National Center for Complementary and Integrative Health (NCCIH)
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Funding Strategy: Fiscal Year 2005


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The National Center for Complementary and Alternative Medicine (NCCAM) distributes its resources among many programs and mechanisms. The Center is committed to funding the largest number of meritorious projects possible, while allowing the flexibility needed to support selected program priorities and to respond to emerging scientific opportunities.

The Center establishes general guidelines for funding based on the overall NCCAM appropriation, allowing for necessary adjustments throughout the year to reflect directives from Congress, the Department of Health and Human Services, and the National Institutes of Health (NIH), as well as emerging program priorities. Each fiscal year, once an appropriation has been received, NCCAM develops an operating plan for funding research and training grants. Many factors that occur throughout the fiscal year can affect the operating policies, thus the policies may be subject to change.

Budget Data

Appropriated Funds: The FY 2004 Appropriation for NCCAM was $117.7 million. The FY 2005 appropriation for NCCAM is $123.1 million, which represents a 4.6 percent increase over the FY 2004 appropriation

Success Rate: The success rate represents the number of competing research project grant applications funded as a percentage of the total number of new applications received. NCCAM's success rate in FY 2003 was 17 percent. In FY 2004 it was 17 percent.

Research Funding Guidelines

The FY 2005 funding guidelines that follow are applicable for the entire fiscal year. Based on the availability of funds, NCCAM will use the following guidelines for funding Research Project Grants (RPG).

Non-Competing Awards (Type 5): NCCAM will follow the NIH policy to pay committed levels for non-competing continuation awards as reflected on the FY 2004 Notice of Grant Award. However, NCCAM retains the right to reduce the level when necessary and appropriate. For example, such reductions would be made to eliminate any overlapping support identified or if a change in project scope was to occur.

New and Competing RPG Awards (Type 1): NCCAM will make competing awards using the following general priority score payline.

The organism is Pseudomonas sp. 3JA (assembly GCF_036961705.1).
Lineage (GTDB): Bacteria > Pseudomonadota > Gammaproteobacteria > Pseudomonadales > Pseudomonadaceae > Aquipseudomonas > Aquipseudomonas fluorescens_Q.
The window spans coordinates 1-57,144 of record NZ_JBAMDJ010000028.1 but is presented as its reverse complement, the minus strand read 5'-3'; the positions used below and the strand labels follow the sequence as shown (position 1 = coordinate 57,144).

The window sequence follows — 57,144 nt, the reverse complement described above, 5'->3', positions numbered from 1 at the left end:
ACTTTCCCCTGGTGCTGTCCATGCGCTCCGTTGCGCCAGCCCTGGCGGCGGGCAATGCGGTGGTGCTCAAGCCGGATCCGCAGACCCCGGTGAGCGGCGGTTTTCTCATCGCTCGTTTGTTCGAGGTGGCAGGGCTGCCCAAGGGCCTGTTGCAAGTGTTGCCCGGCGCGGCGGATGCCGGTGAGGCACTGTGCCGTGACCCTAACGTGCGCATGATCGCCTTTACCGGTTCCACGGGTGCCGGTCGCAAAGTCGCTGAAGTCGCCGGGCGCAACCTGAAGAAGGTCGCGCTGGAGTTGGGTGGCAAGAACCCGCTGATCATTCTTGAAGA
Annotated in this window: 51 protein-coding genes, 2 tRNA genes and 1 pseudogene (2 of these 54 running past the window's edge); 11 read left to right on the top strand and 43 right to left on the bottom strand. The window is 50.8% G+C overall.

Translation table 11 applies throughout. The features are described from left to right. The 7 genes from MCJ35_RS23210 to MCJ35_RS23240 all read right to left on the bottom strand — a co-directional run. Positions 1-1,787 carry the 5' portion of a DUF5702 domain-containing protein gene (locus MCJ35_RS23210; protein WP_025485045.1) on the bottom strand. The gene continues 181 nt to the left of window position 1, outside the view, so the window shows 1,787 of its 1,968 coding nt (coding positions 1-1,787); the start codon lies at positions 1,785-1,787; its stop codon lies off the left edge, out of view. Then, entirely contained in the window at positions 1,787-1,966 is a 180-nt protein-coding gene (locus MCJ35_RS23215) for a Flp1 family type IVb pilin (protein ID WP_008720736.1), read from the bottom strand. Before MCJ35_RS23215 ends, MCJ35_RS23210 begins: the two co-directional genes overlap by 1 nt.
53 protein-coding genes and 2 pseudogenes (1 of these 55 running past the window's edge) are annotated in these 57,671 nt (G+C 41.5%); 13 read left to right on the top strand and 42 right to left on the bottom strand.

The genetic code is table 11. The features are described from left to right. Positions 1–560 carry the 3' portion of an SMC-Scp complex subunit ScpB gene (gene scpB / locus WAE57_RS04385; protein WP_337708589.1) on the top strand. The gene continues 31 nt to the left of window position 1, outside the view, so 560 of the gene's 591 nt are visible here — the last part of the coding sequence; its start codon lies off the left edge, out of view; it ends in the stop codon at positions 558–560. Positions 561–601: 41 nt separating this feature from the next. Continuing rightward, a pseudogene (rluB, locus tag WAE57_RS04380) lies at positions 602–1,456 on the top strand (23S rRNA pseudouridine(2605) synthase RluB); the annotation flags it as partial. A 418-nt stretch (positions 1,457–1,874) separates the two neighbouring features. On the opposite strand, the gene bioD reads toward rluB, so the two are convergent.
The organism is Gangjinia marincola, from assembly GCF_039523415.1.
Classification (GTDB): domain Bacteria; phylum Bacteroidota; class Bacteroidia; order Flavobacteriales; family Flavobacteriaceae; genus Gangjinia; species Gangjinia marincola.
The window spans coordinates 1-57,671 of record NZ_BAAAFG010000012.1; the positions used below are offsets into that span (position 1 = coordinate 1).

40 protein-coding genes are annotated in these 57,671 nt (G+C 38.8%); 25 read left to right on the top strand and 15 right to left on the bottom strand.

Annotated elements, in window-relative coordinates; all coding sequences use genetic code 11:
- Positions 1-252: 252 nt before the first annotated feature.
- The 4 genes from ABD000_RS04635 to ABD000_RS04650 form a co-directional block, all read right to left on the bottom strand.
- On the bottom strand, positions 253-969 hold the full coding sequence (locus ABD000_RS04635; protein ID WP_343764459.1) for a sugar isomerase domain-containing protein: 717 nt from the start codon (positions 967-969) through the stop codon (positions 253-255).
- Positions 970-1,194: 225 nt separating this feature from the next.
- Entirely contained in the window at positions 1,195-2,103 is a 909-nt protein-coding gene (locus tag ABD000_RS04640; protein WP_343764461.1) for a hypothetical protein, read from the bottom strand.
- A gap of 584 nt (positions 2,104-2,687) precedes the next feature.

• Exploratory/Development Grants (R21): Applications that receive priority scores of 160 and below will be awarded the recommended allowable direct costs.
  • Research Project Grants (R01): Applications that receive priority scores of 160 and below will be funded at 100 percent of the recommended allowable direct costs; applications that receive priority scores of 161 through 170 will be funded at 94 percent of the recommended allowable direct costs; applications that receive priority scores of 171 through 185 will be funded at 88 percent of the recommended allowable direct costs.

Duration of RPGs: NIH must maintain the overall average length of RPGs at 4 years or less. To achieve this average, NCCAM will award 4 years of support for many applications that requested and were recommended for 5 years. NCCAM may make a limited number of 5-year awards. These will be determined on a case-by-case review of scientific merit. Principal Investigators conducting studies that cannot be accommodated within 4 years should contact the relevant NCCAM Program Officer before submitting an application.

Future year commitments on the Notice of Grant Award will reflect the NIH standard annual 3 percent escalation on recurring costs (e.g., personnel, supplies). The annual 3 percent escalation does not apply to Modular Grants.

Research Conference Grants (R13): NCCAM will continue to support scientific meetings, conferences, and workshops that are relevant to its scientific mission and to public health objectives. Support is contingent on NCCAM's interests and priorities as well as the level of financial investment that NCCAM determines is appropriate.

Competing Renewal Awards (Type 2): Funding levels may increase by no more than 8 percent in Direct Costs over the last non-competing Notice of Grant Award.


This page last modified February 13, 2015